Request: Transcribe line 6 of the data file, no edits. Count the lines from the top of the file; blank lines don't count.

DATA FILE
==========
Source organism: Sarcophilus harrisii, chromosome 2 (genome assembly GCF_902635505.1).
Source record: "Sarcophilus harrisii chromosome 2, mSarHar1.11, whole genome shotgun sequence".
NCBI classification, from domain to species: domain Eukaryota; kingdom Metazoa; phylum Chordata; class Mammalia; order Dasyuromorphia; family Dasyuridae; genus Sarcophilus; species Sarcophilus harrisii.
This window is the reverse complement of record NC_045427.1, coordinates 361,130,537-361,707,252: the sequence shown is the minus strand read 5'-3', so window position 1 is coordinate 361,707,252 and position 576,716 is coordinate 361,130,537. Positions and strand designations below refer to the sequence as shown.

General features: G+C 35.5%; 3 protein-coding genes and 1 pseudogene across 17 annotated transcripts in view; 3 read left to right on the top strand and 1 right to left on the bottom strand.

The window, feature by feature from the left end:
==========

The window, feature by feature from the left end: